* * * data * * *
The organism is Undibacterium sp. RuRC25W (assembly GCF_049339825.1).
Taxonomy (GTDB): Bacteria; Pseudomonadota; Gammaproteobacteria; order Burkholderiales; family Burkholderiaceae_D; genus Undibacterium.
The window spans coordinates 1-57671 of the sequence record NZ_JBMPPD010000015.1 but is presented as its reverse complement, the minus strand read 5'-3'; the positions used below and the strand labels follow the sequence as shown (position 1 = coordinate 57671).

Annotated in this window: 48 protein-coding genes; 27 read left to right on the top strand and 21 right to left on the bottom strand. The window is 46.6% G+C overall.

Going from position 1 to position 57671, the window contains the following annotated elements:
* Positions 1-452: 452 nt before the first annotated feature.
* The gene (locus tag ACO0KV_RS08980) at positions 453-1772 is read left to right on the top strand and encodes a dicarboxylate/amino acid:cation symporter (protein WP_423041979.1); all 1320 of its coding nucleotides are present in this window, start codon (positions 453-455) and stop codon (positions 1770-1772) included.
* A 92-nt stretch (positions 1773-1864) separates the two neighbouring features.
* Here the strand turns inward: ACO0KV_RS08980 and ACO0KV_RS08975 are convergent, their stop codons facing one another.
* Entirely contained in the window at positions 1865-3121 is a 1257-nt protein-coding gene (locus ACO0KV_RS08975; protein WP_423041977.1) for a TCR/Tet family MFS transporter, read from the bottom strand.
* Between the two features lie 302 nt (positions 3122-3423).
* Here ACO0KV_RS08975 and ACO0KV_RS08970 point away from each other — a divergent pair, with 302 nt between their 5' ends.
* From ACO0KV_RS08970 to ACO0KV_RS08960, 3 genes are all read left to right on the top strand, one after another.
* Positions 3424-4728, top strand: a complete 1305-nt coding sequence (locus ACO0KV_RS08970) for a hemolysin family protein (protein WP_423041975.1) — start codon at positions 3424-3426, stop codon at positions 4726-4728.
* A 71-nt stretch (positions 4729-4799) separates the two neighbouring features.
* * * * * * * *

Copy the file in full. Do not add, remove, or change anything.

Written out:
The organism is Undibacterium sp. RuRC25W (assembly GCF_049339825.1).
Taxonomy (GTDB): Bacteria; Pseudomonadota; Gammaproteobacteria; order Burkholderiales; family Burkholderiaceae_D; genus Undibacterium.
The window spans coordinates 1-57671 of the sequence record NZ_JBMPPD010000015.1 but is presented as its reverse complement, the minus strand read 5'-3'; the positions used below and the strand labels follow the sequence as shown (position 1 = coordinate 57671).

Annotated in this window: 48 protein-coding genes; 27 read left to right on the top strand and 21 right to left on the bottom strand. The window is 46.6% G+C overall.

Going from position 1 to position 57671, the window contains the following annotated elements:
* Positions 1-452: 452 nt before the first annotated feature.
* The gene (locus tag ACO0KV_RS08980) at positions 453-1772 is read left to right on the top strand and encodes a dicarboxylate/amino acid:cation symporter (protein WP_423041979.1); all 1320 of its coding nucleotides are present in this window, start codon (positions 453-455) and stop codon (positions 1770-1772) included.
* A 92-nt stretch (positions 1773-1864) separates the two neighbouring features.
* Here the strand turns inward: ACO0KV_RS08980 and ACO0KV_RS08975 are convergent, their stop codons facing one another.
* Entirely contained in the window at positions 1865-3121 is a 1257-nt protein-coding gene (locus ACO0KV_RS08975; protein WP_423041977.1) for a TCR/Tet family MFS transporter, read from the bottom strand.
* Between the two features lie 302 nt (positions 3122-3423).
* Here ACO0KV_RS08975 and ACO0KV_RS08970 point away from each other — a divergent pair, with 302 nt between their 5' ends.
* From ACO0KV_RS08970 to ACO0KV_RS08960, 3 genes are all read left to right on the top strand, one after another.
* Positions 3424-4728, top strand: a complete 1305-nt coding sequence (locus ACO0KV_RS08970) for a hemolysin family protein (protein WP_423041975.1) — start codon at positions 3424-3426, stop codon at positions 4726-4728.
* A 71-nt stretch (positions 4729-4799) separates the two neighbouring features.